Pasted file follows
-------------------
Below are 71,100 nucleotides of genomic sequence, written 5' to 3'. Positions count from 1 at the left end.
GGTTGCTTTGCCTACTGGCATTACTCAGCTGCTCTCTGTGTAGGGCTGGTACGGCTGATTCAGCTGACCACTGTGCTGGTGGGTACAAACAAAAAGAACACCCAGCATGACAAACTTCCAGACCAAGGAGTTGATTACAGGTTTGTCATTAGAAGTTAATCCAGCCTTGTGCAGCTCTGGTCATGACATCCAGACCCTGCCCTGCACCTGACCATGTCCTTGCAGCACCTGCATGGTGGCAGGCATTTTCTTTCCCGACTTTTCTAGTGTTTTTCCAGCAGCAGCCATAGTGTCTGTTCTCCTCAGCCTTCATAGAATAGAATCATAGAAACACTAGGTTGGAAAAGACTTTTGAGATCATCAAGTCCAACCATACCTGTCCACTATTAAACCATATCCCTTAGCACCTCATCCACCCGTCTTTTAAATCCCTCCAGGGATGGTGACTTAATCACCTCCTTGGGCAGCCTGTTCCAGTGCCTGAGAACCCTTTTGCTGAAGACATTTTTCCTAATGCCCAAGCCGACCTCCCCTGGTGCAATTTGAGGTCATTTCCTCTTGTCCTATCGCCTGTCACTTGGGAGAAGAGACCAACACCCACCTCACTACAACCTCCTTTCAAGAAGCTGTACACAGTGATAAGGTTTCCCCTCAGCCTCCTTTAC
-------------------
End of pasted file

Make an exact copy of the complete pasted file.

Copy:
Below are 71,100 nucleotides of genomic sequence, written 5' to 3'. Positions count from 1 at the left end.
GGTTGCTTTGCCTACTGGCATTACTCAGCTGCTCTCTGTGTAGGGCTGGTACGGCTGATTCAGCTGACCACTGTGCTGGTGGGTACAAACAAAAAGAACACCCAGCATGACAAACTTCCAGACCAAGGAGTTGATTACAGGTTTGTCATTAGAAGTTAATCCAGCCTTGTGCAGCTCTGGTCATGACATCCAGACCCTGCCCTGCACCTGACCATGTCCTTGCAGCACCTGCATGGTGGCAGGCATTTTCTTTCCCGACTTTTCTAGTGTTTTTCCAGCAGCAGCCATAGTGTCTGTTCTCCTCAGCCTTCATAGAATAGAATCATAGAAACACTAGGTTGGAAAAGACTTTTGAGATCATCAAGTCCAACCATACCTGTCCACTATTAAACCATATCCCTTAGCACCTCATCCACCCGTCTTTTAAATCCCTCCAGGGATGGTGACTTAATCACCTCCTTGGGCAGCCTGTTCCAGTGCCTGAGAACCCTTTTGCTGAAGACATTTTTCCTAATGCCCAAGCCGACCTCCCCTGGTGCAATTTGAGGTCATTTCCTCTTGTCCTATCGCCTGTCACTTGGGAGAAGAGACCAACACCCACCTCACTACAACCTCCTTTCAAGAAGCTGTACACAGTGATAAGGTTTCCCCTCAGCCTCCTTTAC